My official duty is in the hallway.
It's 9 AM. Students walk by me in the hallway with glazed-over eyes and shuffling feet. Boredom radiates from their bodies. As I monitor the hallway, the line for the boys's bathroom gets longer, now 5 restless boys waiting, cracking their knuckles, swinging their arms, and stretching. They can't go into the bathroom together - we have to make them go in one at a time. They might cheat in there, after all.
Teachers sit at either corner of this hallway, laptops out, trying to get some work done in this atmosphere of quiet and seriousness. I sit right in between them, unable to focus on any school work. Other teachers sit inside their classrooms, proctoring the test, 25 bodies hunched over their desks, filling in tiny circles and calculating in their heads.
At 10 AM, after 2 hours of intense test-taking, the actual school day begins. With a shortened schedule, but all classes meeting, the day feels endless. At first, my students arrive to the first class after MCAS subdued. They are tired from not only taking this test, but taking it in a language that isn't theirs. We go slowly in A period social studies, practicing the locations of European countries.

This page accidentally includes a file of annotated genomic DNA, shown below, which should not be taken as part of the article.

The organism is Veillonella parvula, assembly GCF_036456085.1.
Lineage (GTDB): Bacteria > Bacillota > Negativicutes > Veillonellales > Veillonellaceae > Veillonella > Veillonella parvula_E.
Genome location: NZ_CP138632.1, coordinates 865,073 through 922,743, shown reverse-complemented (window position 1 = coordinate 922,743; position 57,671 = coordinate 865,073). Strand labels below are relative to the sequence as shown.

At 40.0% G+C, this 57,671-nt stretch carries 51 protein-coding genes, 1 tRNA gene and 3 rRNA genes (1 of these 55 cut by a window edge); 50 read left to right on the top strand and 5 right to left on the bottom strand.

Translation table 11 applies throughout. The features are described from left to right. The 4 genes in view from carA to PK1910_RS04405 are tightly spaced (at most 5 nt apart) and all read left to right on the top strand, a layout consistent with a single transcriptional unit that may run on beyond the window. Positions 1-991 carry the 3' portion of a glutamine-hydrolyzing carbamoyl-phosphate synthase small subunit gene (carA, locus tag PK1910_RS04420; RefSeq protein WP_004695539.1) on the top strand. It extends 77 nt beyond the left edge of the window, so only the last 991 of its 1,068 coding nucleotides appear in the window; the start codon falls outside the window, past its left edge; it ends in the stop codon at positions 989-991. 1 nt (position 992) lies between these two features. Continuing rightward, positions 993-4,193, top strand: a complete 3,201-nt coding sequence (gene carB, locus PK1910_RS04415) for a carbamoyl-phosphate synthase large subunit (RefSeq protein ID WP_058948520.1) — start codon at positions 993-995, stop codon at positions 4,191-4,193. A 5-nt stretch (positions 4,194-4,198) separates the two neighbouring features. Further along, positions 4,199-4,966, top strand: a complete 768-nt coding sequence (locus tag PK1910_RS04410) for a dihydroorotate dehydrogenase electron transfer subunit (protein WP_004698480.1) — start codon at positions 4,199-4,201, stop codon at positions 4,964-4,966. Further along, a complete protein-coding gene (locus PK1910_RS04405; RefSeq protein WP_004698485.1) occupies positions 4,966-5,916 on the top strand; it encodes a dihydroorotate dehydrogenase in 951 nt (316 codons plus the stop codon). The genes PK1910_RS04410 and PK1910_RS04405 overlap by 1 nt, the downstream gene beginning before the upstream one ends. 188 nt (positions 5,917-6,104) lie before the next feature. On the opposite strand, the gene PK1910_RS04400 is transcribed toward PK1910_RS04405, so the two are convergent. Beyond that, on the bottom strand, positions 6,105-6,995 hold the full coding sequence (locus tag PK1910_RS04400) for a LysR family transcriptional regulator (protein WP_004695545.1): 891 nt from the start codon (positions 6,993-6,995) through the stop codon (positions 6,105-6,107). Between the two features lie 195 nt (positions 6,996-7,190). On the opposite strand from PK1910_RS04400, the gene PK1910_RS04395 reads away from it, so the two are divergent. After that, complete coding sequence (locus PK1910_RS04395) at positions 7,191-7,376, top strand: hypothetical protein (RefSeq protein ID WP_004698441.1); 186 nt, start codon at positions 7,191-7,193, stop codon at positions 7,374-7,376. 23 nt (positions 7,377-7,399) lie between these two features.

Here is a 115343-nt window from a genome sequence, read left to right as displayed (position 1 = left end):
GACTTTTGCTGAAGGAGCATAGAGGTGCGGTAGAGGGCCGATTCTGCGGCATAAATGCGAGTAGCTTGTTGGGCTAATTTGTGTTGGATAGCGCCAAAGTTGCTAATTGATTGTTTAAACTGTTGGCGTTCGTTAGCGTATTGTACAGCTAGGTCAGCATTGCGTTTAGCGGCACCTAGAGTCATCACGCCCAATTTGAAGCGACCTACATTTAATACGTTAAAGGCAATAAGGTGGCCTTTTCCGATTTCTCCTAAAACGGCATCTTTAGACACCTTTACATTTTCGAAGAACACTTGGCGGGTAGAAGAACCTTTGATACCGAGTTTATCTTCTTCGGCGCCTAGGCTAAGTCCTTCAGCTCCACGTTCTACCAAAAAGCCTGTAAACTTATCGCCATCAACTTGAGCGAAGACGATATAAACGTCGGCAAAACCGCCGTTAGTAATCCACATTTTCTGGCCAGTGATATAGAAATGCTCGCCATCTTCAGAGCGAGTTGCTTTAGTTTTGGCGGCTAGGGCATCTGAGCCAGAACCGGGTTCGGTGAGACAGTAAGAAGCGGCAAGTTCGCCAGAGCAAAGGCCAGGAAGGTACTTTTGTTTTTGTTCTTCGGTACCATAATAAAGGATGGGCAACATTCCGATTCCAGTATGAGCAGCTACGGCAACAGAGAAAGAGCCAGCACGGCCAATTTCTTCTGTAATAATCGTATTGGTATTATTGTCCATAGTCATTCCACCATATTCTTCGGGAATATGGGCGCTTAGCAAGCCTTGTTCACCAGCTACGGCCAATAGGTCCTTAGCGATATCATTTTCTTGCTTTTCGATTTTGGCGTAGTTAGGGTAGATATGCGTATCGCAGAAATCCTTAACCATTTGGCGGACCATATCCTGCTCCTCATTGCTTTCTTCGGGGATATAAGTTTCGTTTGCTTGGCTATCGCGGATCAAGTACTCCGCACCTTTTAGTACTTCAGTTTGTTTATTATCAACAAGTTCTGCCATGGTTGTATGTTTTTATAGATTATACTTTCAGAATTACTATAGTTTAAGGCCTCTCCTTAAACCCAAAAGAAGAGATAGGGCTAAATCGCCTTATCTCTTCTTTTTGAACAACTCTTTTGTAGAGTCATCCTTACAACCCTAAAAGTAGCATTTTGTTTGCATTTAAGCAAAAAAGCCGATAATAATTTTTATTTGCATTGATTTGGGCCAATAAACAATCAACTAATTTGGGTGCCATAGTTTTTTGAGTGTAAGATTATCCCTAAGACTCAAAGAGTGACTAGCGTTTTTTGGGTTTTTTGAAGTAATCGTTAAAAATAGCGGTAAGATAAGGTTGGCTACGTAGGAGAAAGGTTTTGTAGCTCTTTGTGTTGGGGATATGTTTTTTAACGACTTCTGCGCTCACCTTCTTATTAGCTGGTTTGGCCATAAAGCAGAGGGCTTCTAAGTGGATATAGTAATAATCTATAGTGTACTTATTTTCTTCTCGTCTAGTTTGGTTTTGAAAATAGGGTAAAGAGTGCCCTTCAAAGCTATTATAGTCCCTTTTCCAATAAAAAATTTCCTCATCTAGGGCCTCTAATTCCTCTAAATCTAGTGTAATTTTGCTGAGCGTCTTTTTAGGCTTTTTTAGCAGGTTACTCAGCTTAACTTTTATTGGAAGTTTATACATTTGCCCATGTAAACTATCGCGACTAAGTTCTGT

I see the same students about 3 hours later. They are antsy and silly. One of them literally cannot stop giggling. Focusing and settling down takes twice as long as it usually does. When they finally do settle down, and are ready to start our reading for today in oral communication, we have only 25 minutes of class left. One student reminds me of this. Every 5 minutes.
When the dismissal bell rings at the end of the day, the heat and noise in the hallway have both risen. It suddenly is very warm outside, and our building has not changed from heating to cooling yet. The building is stifling. The kids' energy somehow has come back after their testing, and now they are getting feisty and too energetic for school.
I think about all the energy these kids spent on MCAS - preparing for it in class and taking it. Time lost in between MCAS days because of student burnout. All the class time lost I still fail to understand why THIS is better than discussing, learning, exploring, reading, and actually doing school.
Hang in there, teachers.